A Collection of International Art that Demonstrates Collage as a 21st Century Art Movement
The Schwitters’ Army Collection of Collage Art at MERZ Gallery is a permanent collection of international collage art curated by Ric Kasini Kadour in January and February 2020. Kadour writes, “Why? Because this is what we do in the collage community: we engage, we exchange, we manifest with one another. We emerge into a new state of being together. That is what makes art powerful. It connects us and takes us into the future.”
The Collection is a survey of art by collage artists, alive and active in 2020, who responded to a Call to Artists (deadline 31 January 2020) and shipped, via post, a single collage to MERZ Gallery.
When the art arrives at MERZ Gallery, Kadour unpacks the collage, registers the collage in the Schwitters’ Army Finding Aid, and installs the collage in MERZ Gallery and on the Schwitters’ Army website.
This process of registering artwork is underway and you can follow along. Over the next two months, Kadour will be sharing reports and posting collage in the collection on Kolaj Magazine and a variety of social media.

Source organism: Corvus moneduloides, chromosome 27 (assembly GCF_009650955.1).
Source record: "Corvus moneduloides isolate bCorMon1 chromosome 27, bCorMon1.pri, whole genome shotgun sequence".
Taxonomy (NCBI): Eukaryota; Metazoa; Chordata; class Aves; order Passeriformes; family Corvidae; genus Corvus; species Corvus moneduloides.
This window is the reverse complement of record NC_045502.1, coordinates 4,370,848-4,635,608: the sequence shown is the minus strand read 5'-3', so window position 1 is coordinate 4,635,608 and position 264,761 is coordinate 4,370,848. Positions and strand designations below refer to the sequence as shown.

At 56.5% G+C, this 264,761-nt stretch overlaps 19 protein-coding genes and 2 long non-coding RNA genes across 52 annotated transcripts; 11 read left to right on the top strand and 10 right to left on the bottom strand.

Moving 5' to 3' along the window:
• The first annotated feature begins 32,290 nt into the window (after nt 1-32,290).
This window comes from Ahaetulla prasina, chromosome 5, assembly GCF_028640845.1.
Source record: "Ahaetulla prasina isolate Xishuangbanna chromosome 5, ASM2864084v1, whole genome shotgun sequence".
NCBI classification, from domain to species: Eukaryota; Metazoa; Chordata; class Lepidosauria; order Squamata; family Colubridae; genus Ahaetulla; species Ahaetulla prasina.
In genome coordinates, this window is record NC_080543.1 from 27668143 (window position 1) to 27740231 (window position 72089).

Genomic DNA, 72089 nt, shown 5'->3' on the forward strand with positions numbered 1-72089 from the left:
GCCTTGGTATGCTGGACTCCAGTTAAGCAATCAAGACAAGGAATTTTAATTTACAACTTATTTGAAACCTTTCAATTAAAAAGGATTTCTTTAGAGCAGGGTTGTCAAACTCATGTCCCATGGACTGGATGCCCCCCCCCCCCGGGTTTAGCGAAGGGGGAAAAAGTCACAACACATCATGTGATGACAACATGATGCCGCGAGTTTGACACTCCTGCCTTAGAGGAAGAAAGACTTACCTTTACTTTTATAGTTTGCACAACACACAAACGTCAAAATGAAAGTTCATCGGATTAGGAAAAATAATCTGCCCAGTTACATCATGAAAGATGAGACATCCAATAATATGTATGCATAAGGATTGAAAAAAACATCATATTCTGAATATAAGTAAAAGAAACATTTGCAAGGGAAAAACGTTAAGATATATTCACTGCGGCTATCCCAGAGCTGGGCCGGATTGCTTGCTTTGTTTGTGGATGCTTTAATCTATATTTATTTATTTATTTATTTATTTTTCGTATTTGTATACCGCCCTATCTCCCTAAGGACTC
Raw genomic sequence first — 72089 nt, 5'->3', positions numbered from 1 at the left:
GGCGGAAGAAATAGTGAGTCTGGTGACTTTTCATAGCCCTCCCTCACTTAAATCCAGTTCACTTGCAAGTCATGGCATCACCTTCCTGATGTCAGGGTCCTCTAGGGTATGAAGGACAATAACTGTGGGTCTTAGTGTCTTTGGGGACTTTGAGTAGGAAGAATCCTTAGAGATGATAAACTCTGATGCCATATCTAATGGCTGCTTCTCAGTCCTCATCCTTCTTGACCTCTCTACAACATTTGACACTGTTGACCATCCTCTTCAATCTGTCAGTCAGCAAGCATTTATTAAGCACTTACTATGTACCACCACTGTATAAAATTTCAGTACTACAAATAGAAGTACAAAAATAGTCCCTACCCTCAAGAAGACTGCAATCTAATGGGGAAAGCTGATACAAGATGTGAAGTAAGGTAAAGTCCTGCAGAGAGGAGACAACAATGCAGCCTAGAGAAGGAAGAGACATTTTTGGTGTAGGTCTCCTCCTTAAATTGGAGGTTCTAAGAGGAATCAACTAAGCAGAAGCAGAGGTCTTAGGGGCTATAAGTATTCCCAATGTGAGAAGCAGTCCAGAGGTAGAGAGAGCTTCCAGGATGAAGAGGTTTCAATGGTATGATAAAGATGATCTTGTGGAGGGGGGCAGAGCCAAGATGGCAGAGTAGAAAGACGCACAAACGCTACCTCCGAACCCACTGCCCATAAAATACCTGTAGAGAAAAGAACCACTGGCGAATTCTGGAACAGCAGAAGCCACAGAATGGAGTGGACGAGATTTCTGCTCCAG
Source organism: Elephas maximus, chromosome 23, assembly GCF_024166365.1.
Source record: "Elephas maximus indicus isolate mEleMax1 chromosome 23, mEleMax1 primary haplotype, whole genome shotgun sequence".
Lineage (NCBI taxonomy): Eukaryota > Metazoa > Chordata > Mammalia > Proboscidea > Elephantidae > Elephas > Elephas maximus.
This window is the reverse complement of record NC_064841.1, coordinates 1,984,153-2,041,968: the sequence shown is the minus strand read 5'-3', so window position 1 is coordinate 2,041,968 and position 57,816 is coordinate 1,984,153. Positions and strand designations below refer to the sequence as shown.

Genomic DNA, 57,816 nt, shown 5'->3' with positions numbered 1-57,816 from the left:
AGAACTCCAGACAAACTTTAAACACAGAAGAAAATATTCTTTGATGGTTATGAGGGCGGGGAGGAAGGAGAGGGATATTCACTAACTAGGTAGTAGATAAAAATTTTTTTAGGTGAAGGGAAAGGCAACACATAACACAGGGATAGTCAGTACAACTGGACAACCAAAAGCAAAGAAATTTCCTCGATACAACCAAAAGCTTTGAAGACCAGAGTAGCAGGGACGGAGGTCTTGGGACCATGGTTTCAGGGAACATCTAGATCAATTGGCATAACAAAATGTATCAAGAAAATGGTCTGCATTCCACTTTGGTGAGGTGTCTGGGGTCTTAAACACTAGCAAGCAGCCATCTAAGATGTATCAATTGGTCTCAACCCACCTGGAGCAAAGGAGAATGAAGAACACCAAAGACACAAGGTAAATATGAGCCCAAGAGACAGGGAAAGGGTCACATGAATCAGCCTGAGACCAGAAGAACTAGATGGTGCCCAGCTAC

@kasini Kadour shares his personal experience of being at the residency in Sanquhar.
@kolajmagazine We will post collage registered to the collection.
@merz.gallery Kadour will post reports on work he is doing while in residence, pictures of the gallery and installation of artwork, process work, and events.
Kadour explains the project:
The Schwitters’ Army Collection of Collage Art is a performative act. It is about demonstrating how art history is made. I don’t mean that in a grand, dramatic sense. Boxes of art, finding aids, and printed catalogs are how art historians relearn, rediscover who knew who and who made what and why. History doesn’t simply happen. History is made in part through the lives, actions, and choices of those living it. But it is also made by those who remember it, who write it down, who tell the story of what happened. Collections are an important tool of documenting, recording, and telling the story. I want collage artists in 2020 to be remembered. I want their story told fifty years from now. My hope in building this collection is that some graduate student in 2074 finds this stuff and it inspires them to tell our story, how we lived, what we believed. And I hope they see that we were artists deeply engaged with each other through the spirit of mutual support, collaboration, and community.
Read more about Kadour’s Residency at MERZ Gallery HERE.